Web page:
Tessa Sanderson's joy at becoming an adoptive mother at 58
Tessa Sanderson purrs with joy as she talks about her seven-year-old twins, Cassius and Ruby Mae.
"Watching our children growing up into loving and caring little people is fantastic. They are our world," she says. "I am so happy."
Because while the Wolverhampton-raised athlete may have five gold medals and six Olympics under her belt, motherhood was the one dream she never thought she would achieve. She didn't marry until she was 54, and having previously undergone three unsuccessful rounds of IVF treatment in her 30s and 40s, it looked like it was not going to happen. But in 2014, at the age of 58, Tessa and her husband Densign White adopted their twins.
"When I used to think I'd never have children, it felt like a piece of me was missing. The emotional pain was very, very hard," says Tessa,.
"I'd always wanted children so much, I have a big family and when I wasn't falling pregnant I thought: 'Am I going to be the only one without children?'"
Now, to mark National Adoption Week, the former javelin thrower and heptathlete – who has also lived in Telford – is urging more people to follow in her footsteps by offering a home to youngsters in need of a loving family.
There are more than twice as many children in England waiting for adoptive families than there are adopters, new figures show.
Latest statistics show there are 4,140 children in England awaiting adoption, while just 1,700 families have been approved to adopt.
The figures from the Adoption & Special Guardianship Leadership Board show that of the children looking for new parents, 28 per cent are over the age of five, with four per cent suffering from a disability. It also reveals that 57 per cent of these youngsters have brothers or sisters, which the adoption agencies obviously wish to keep together.
A fifth of the children are also from ethnic minority backgrounds, and Tessa is keen to encourage more black and Asian adoptive parents to come forward.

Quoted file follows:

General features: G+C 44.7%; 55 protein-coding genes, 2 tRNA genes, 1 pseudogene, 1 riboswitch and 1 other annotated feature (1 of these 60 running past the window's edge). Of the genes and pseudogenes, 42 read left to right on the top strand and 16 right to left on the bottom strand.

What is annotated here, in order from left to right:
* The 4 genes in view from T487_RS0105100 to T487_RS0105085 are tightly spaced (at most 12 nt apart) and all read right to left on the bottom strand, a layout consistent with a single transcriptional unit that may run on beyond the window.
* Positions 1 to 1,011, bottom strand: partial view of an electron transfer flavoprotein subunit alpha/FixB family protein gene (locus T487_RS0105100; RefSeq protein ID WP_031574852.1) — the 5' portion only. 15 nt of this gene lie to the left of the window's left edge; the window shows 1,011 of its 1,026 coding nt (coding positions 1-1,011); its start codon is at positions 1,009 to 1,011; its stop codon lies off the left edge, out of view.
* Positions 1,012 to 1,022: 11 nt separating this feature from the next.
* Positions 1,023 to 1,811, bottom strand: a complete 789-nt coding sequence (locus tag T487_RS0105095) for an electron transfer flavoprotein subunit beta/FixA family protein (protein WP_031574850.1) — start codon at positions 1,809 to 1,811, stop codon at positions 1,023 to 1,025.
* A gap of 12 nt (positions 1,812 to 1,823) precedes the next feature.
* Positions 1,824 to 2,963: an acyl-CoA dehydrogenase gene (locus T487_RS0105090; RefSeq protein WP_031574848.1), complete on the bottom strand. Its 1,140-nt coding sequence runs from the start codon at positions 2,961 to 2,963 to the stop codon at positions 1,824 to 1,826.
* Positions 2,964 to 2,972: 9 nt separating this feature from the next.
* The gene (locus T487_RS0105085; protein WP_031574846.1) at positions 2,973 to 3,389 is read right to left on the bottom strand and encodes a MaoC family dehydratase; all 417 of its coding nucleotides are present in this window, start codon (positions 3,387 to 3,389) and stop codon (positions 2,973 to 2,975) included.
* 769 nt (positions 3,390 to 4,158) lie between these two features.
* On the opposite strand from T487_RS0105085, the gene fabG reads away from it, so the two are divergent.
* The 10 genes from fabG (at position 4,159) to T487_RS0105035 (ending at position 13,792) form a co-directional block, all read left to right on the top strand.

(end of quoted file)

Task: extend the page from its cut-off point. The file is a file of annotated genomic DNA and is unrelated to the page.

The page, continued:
"So many kids need to be adopted and a lot are black kids," says Tessa, who is now 63.
"Many have come from difficult backgrounds. We have to nurture them. But it is a very fulfilling, heartfelt thing to do."
Almost immediately after getting married, Tessa and Densign signed up as potential adopters with the Barnardo's charity. They then registered with a fostering agency, offering to look after children of school age, but in January 2013 were asked if they could take in twin babies. A few days later they were introduced to Cassius and Ruby Mae.
"I was elated, it was like winning a gold medal," says Tessa.
"Dens picked Cassius up and he fitted in his left arm. There was an immediate bond."
The children were just four months old, and had not had an easy start in life. Born prematurely to parents with drug abuse issues, and there were concerns about their future health. But while there were ups and downs, the couple have never looked back, and the twins now lead healthy and happy lives. Tessa and Densign, who is 57, formally adopted the children the following year.
She says giving the youngsters a fresh start has been difficult but rewarding.
"It's not about luck, it's about nurturing," she says.
"We are not perfect parents, but we are committed to helping our children recover from their early experiences."
Joe Lumley, of Adoption UK, says there are many false preconceptions about who can adopt children, but in reality there are only three requirements: you must be over the age of 21, must have been legally resident in the UK for at least 12 months, and there must be nobody in your household with convictions for offences against children or serious sex offences.
"It doesn't matter if you are gay, straight, or transgender, it doesn't matter if you are employed or unemployed, it doesn't matter if you live in a small house, and it doesn't matter how much you earn," he says.
Mr Lumley says there is a particular need for people to give homes to older children and those with disabilities.
He says the majority of children waiting for adoption have suffered either neglect or abuse, and this can manifest itself through problems for the children in later life. But he says there is plenty of support to help parents through these stages.
Mr Lumley says Adoption UK is particularly keen to find parents for older children and those with disabilities.
"We find that many people don't want seven- or eight-year-old children, they want babies," he says. "We are trying to persuade more adopters to consider to providing older children with a good home.
"We want to show them that, with the right support in place, adoptive parents can make real difference to children who have had a very difficult start in time."
He adds that there is no reason why people in their 50s and 60s could not adopt – as Tessa has done – providing their health is good.
"It all comes down to the health of the individual," he says. "Some people in their 50s and 60s are in better health than those in their 20s or 30s."
"It's not too old at all," she says. "You do need to think about how energetic you are, are you active enough, whether you are healthy, whether you can be out there doing things with the kids.
"It's not easy, but it's great."